Sweet Lullaby

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This blog runs in association with eLucidAction.

In 1970, the Swiss-French ethnomusicologist Hugo Zemp recorded a voice sample of an old woman called Afunakwa from the province of  Malaita in the Solomon Islands singing a traditional lullaby “Rorogwela” in the local Baegu language. The recording was released by UNESCO as part of their Musical Sources collection and, in 1992, was remixed by the French world music/ethnic electronica musical group Deep Forest. The song became a hit in many European and Oceanic countries and the video (directed by Indian-American filmmaker Tarsem Singh) was nominated for several awards. It shows a little girl on a tricycle riding past some of the most iconic spots on the globe…Moscow, Great Wall of China, Varanasi, New York City, Barcelona…Everywhere she goes, she is confronted with shapes and actions the semiotic equivalents of which can be located in her very homeland. Thus, the findings of adventure become validations of what’s already possessed, and exploration turns into a constant homecoming.

Watch the video and read an English translation below. The lyrics tell the tale of a young orphan being comforted by his older brother after the loss of their parents.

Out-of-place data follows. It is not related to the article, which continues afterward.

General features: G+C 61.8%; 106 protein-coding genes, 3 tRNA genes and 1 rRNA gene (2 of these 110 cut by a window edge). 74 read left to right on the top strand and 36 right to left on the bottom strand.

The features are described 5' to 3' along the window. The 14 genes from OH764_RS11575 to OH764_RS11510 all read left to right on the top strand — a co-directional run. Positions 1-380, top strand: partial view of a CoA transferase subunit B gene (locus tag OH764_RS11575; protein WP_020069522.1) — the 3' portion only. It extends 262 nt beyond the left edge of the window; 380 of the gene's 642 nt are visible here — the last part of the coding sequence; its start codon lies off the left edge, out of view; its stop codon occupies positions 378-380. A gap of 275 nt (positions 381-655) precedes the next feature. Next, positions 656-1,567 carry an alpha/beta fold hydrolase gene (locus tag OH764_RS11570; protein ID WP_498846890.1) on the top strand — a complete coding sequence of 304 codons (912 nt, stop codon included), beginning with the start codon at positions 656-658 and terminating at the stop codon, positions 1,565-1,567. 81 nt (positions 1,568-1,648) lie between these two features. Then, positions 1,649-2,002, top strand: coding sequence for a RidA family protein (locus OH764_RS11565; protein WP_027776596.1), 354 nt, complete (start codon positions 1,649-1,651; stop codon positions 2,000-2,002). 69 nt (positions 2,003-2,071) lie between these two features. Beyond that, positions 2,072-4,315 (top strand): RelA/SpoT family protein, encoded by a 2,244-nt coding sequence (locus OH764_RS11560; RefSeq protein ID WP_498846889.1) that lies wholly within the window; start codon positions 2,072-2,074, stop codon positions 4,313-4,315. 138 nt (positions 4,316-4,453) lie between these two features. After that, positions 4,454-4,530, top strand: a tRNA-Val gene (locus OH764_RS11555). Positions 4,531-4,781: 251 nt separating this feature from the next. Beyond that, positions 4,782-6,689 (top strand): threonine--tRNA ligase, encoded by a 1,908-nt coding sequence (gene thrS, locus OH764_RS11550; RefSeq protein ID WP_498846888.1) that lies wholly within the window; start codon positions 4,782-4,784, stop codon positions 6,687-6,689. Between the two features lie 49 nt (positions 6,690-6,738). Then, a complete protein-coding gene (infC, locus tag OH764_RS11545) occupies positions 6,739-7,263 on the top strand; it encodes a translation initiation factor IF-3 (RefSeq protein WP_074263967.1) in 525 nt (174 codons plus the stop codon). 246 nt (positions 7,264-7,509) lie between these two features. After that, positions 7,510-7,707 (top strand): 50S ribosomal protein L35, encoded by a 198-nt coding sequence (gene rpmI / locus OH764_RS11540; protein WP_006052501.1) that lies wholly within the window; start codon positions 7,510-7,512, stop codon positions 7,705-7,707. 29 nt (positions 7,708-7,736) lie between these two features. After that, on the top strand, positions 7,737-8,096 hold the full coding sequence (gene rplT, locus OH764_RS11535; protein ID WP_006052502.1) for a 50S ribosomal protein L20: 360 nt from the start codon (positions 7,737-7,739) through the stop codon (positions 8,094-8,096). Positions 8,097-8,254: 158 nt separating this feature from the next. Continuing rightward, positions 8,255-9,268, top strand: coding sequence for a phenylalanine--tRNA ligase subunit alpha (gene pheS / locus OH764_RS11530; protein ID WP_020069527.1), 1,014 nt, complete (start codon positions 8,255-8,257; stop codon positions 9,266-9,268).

Baegu lyrics in English (by User “SilentRebel83” of lyricstranslate.com)

Little child, little child be calm
Even though you still weep
Your father has left us
Protect the elderly, protect the orphan.

Little child, little child be calm
Even though you still weep
Your father has gone to the afterlife
Protect the elderly, protect the orphan.


In 2006, the song gained more popularity when the American traveller Matt Harding used it as the background score for a video compilation of his own globetrotting adventure.



Image Credit:

Featured: Screenshot of “Sweet Lullaby”, Deep Forest via Vimeo. Used for illustrative purposes only. No Copyright Infringement intended.


Follow on Facebook and Twitter. This blog runs in association with eLucidAction



4 thoughts on “Sweet Lullaby

  1. As a general statement concerning all of your blogs, all of which I now follow, I again must thank you. You are giving me something I’ve been seeking and putting it all in one place so I can experience what you share, then explore more deeply the things that touch me the most. Thank you for sharing your intelligence and education in such a beautiful way.

    Liked by 1 person

  2. I thought this might be a critique of neoliberalism and euro-centric multiculturalism which propagates that “we are all the same” as a mask for continued colonial violence in African, Asian, and Middle Eastern countries. But its just a surface celebration of “beauty.”

    Liked by 1 person

    1. Interesting observation… What I like is that the girl who goes around the world is brown and not white – that’s something refreshing.


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